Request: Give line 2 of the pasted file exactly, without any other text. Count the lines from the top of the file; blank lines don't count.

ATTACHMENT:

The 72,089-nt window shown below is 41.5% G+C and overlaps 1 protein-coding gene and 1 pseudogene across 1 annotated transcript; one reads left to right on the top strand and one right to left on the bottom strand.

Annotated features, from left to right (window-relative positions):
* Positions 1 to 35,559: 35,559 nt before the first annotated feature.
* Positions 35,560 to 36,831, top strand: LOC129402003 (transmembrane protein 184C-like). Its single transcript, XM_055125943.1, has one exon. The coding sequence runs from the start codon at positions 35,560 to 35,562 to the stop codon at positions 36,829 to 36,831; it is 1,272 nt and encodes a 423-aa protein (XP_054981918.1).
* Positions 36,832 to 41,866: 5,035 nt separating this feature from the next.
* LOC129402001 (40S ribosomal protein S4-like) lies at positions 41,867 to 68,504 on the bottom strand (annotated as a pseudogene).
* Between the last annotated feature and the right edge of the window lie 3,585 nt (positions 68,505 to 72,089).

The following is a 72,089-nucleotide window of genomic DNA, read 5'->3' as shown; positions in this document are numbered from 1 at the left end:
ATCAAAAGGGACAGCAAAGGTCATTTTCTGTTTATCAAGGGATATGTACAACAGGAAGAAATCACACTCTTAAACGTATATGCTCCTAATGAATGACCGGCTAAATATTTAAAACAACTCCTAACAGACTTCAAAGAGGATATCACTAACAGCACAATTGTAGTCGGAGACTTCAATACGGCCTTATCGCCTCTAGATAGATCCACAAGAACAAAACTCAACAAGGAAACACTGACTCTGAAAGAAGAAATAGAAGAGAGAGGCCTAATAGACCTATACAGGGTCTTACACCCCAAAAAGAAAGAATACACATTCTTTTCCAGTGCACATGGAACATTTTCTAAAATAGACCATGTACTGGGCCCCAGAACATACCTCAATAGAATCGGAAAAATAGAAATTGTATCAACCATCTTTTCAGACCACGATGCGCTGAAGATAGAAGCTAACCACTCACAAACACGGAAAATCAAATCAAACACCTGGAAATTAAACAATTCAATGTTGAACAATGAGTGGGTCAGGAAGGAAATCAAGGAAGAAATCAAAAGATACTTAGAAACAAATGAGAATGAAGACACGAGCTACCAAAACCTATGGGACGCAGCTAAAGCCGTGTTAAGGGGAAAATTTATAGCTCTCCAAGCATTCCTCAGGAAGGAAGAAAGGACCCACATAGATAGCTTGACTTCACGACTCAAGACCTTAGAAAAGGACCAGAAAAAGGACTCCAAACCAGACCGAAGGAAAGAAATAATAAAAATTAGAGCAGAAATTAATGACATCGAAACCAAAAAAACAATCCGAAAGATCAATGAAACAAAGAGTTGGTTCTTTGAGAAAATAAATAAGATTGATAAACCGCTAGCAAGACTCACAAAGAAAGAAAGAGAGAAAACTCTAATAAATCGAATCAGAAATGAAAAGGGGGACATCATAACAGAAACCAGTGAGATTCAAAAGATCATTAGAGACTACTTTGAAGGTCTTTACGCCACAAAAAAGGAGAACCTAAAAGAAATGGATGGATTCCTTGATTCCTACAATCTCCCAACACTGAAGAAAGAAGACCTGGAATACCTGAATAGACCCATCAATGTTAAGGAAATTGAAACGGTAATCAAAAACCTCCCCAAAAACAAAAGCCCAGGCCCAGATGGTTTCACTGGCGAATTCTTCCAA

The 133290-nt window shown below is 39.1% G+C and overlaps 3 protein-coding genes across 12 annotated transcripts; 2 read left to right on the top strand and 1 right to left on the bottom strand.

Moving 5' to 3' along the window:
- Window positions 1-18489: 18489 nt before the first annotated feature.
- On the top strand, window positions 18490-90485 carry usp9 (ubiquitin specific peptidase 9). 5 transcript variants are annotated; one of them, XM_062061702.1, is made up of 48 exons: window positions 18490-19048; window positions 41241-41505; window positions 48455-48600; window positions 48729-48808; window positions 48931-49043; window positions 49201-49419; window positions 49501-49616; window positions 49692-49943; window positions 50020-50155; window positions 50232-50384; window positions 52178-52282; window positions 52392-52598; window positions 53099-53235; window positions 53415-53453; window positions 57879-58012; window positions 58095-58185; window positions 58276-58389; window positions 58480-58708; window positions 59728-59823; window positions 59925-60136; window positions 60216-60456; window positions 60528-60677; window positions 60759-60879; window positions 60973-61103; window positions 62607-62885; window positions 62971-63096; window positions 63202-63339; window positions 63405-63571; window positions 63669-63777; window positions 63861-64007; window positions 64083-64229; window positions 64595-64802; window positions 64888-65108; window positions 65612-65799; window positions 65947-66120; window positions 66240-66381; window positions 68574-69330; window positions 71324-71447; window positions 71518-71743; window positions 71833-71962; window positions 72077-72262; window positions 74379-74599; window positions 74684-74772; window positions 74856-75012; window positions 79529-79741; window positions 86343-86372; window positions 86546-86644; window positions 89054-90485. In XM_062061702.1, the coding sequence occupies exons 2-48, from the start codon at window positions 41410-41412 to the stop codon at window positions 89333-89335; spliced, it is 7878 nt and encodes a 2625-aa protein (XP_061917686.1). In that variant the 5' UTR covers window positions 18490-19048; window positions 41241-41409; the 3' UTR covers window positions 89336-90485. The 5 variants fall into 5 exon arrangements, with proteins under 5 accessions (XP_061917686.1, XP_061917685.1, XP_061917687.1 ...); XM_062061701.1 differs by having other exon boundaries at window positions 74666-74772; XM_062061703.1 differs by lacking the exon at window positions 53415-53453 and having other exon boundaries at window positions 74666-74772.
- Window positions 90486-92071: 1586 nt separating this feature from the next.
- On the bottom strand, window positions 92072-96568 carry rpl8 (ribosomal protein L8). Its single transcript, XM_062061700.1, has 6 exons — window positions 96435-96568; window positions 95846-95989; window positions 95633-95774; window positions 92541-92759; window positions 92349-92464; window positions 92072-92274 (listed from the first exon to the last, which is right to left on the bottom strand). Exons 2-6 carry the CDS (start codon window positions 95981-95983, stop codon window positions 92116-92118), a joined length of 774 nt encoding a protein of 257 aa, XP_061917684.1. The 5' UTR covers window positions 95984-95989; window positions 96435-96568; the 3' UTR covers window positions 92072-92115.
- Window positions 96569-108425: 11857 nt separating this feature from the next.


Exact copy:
Annotated features, from left to right (window-relative positions):